As I pointed out in a few earlier posts, grains and starches can not only provide fiber and nutrients, but help stretch out more expensive ingredients like meats and cheese. One downside, of course, is that refined grains and peeled potatoes tend to be low in fiber and nutrients. They can cause a spike in your glycemic index and are easily converted to fat. This does not mean, however, that you should abandon grains and starches. If you are looking for a healthier carbohydrate that will provide a delicious and nutritious filler at your table, why not consider whole grains?
Basically, whole grains are cereals, such as wheat, oats, and rice, that still have their bran, or outer covering, and germ, or nutrient-rich core. Most grains in the United States are stripped of the bran and germ, which makes them smoother and enables quicker absorbtion of their carbohydrates, but also lessens their flavor, fiber, and nutritional value. Whole grains and whole-grain products are harder to find and sometimes cost a little more than refined grains, but they are also delicious and much better for you. Here are a few examples of whole-grains that you can easily work into your diet:
In popular culture, brown rice is often associated with waif-like, starving models, who traditionally consume it with steamed vegetables as a sort of borderline-anorexic taste treat. The reality is much more appealing: brown rice is a robust, somewhat chewy grain with a slightly nutty flavor. Like white rice, it is a great accompaniment to Asian food and a fantastic base for dishes like fried rice or even paella. However, unlike white rice, it retains all of its original nutrients, including B vitamins, iron, magnesium, fatty acids, and fiber. It improves digestion and, according to some studies, may actually help lower cholesterol.
Traditionally, Asian cultures associate brown rice with poverty, as it was largely consumed by the lower classes and was used as a staple during times of famine. This is ironic; these days, it actually costs a little more than traditional white rice, owing to the fact that it's harder to transport and has a shorter shelf-life.
Brown rice is prepared in much the same way as white rice, although it requires a little more water and takes longer to cook. To make it, you should bring 2.5 cups of water to a rolling boil in a saucepan, drop in one cup of rice, stir, drop the heat to low and cover. It will take about 45 minutes to cook.
Whole-Grain Breads and Flours
The most obvious whole-grain product is whole-wheat bread. Generally associated with hippies and nutrition fanatics, whole-wheat bread is actually a misnomer. In point of fact, bread made solely from whole-wheat flour tends to be unappetizingly dense. Most "whole-wheat" bread, then, is made of a mixture of whole-wheat flour and white flour. The same is also true of pumpernickel and rye breads, both of which are often whole-grain.
Whole-grain breads have traditionally been associated with poverty and the lower classes. Again, this is particularly ironic, given the fact that whole-grain breads and flours currently cost a little more than refined and bleached ones. Moreover, as producers try to make whole-grain breads more palatable to the general public, they sometimes undermine their healthy qualities; one major recent trend is to sweeten whole-grain breads with high fructose corn syrup. While this gives the bread a mealier texture, not unlike spongy white bread, it can also cause a glycemic spike and carries a lot of undigestible sugars. To avoid this problem, read the ingredients carefully; some of Pepperidge Farms and Arnold's breads are hfcs free. Alternately, you might try shopping at a privately-owned bakery, as they rarely use hfcs.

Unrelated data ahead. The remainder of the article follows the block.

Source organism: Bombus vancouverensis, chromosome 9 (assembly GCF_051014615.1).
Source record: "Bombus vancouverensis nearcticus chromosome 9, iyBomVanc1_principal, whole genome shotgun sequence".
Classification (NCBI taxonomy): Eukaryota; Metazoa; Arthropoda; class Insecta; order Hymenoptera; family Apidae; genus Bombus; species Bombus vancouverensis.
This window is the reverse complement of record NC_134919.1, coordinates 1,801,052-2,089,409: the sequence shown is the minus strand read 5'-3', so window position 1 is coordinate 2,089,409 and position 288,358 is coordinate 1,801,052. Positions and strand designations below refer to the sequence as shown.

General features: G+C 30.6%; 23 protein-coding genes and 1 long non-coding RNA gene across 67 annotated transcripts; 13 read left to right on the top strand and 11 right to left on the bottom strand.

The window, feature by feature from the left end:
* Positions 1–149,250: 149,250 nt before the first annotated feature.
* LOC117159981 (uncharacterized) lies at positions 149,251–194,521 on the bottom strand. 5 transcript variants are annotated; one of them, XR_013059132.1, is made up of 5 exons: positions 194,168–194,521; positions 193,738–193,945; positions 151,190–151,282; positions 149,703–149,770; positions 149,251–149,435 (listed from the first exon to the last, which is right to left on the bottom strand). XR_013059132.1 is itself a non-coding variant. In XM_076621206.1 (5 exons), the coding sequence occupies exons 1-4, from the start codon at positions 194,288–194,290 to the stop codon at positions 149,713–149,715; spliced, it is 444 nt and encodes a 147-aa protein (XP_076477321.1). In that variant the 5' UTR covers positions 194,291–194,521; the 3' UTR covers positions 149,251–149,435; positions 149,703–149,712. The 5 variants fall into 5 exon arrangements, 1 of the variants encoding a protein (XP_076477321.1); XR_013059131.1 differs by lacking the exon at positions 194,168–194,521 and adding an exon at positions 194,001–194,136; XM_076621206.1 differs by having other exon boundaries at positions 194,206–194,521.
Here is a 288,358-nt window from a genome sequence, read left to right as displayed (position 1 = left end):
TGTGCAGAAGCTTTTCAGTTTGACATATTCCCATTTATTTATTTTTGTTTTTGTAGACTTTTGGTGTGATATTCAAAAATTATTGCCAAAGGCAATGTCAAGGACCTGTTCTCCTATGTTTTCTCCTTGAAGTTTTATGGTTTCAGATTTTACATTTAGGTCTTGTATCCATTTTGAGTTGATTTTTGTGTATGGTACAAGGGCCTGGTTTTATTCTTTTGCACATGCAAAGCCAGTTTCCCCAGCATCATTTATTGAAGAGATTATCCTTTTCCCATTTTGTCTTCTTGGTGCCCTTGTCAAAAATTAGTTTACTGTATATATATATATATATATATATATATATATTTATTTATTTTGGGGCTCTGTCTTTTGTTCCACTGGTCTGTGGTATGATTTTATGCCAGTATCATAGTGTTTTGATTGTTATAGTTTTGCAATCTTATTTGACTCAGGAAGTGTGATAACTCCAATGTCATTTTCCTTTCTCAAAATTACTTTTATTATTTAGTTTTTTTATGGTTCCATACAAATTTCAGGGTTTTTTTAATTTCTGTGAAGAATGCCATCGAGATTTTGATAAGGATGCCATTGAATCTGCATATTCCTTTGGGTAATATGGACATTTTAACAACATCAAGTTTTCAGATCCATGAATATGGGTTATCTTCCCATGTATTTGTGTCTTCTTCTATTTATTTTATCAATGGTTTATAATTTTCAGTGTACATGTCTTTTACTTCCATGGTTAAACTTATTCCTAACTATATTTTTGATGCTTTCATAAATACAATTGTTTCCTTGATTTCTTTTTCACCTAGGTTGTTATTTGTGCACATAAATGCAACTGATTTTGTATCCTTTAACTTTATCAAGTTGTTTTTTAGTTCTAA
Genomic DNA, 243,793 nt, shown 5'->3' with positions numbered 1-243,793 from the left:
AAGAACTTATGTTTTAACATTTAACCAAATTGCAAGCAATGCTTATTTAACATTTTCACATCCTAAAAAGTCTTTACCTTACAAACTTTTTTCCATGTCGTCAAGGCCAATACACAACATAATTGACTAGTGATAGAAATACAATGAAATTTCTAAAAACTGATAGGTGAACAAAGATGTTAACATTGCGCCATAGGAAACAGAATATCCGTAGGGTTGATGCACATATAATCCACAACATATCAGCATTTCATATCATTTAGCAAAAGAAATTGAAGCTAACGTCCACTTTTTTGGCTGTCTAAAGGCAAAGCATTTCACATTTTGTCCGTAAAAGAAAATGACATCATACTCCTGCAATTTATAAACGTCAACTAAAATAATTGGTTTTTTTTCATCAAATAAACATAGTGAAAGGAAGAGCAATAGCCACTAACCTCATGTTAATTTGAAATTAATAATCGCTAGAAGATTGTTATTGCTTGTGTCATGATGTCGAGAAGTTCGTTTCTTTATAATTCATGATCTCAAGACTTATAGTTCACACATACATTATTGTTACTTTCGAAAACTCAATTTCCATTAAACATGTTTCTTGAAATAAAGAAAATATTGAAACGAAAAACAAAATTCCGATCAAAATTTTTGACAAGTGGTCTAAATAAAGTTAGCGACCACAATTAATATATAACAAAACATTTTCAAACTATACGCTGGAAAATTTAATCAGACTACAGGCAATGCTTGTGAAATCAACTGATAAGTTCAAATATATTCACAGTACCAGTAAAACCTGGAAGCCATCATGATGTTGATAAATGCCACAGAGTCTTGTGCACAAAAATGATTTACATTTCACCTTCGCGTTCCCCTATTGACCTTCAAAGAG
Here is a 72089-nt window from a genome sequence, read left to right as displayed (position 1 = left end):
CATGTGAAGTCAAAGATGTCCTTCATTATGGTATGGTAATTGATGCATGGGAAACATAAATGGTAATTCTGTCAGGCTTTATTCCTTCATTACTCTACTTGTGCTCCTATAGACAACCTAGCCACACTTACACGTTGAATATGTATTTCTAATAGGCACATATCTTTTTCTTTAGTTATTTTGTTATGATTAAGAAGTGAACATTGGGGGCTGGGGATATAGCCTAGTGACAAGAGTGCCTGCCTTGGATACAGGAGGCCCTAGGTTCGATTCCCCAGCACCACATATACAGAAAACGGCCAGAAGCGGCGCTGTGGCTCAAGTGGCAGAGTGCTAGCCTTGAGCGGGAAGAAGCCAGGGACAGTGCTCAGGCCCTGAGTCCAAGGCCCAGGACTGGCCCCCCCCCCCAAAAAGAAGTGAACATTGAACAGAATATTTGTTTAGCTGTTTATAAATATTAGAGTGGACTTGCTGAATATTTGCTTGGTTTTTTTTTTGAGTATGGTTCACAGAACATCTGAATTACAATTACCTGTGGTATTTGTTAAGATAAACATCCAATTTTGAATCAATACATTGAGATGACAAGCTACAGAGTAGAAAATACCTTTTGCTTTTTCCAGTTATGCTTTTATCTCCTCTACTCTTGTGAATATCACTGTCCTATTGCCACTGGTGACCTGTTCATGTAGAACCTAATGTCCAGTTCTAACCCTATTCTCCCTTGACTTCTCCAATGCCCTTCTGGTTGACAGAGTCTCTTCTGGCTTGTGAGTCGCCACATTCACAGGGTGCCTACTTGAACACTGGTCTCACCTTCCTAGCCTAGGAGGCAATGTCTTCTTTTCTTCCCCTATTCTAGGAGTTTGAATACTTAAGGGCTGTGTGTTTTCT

When most people think of oats, they imagine the beatifically-smiling face that beams from the box of Quaker Instant Oats. While the delicious little packets of Quaker oats are a relatively nutritious breakfast staple, they also tend to be somewhat pricey. To cut down on the costs of oatmeal, you might try buying the big, round boxes of instant oats and cooking them in the microwave.
Another downside of rolled oats is that they often have the bran removed, which supposedly reduces their nutritional value. Another, less-adulterated option is steel-cut oats. Unlike rolled oats, which are steamed and then smushed by rollers, steel-cut oats are coarsely chopped and then packaged. The most common brand is McCann's Irish Oats. To prepare steel-cut oats, bring four cups of water to a boil, throw in one cup of oats, and stir until the oats have absorbed the water. If you want to save time, you can prepare steel-cut oats in the evening, then let them sit overnight.
One huge benefit of using steel-cut or unflavored instant oats is that you can add your favorite ingredients, rather than relying on Quaker to provide you with a flavor that you like. If you haven't ever gone beyond the well-travelled flavors of maple and brown sugar, you might want to try cinnamon, ginger, nutmeg, honey, freshly-chopped fruit, and raisins.
On another note, according to McCann's website, you can use steel-cut oats to prepare a wide variety of savory dishes, including tabbouleh, risotto, pilaf, and fish cakes. I haven't tried these recipes, but they seem interesting, particularly the tabbouleh. Regardless, oatmeal is a nutritious and tasty, and can help lower your cholesterol. Try finding a refined grain that can say the same!
"Peasant food: Whole grains" is part of a series on nutritious, inexpensive foods. If you enjoyed it, you might want to check out "Peasant food: How potatoes saved the world," "Peasant food: Behold the lowly bean," "Peasant cuisine: Using traditional tricks to cut your food budget," and "Cook in bulk and give the chef the night off!" Alternately, if you have any suggestions for future "Peasant food" topics, please contact the author at firstname.lastname@example.org.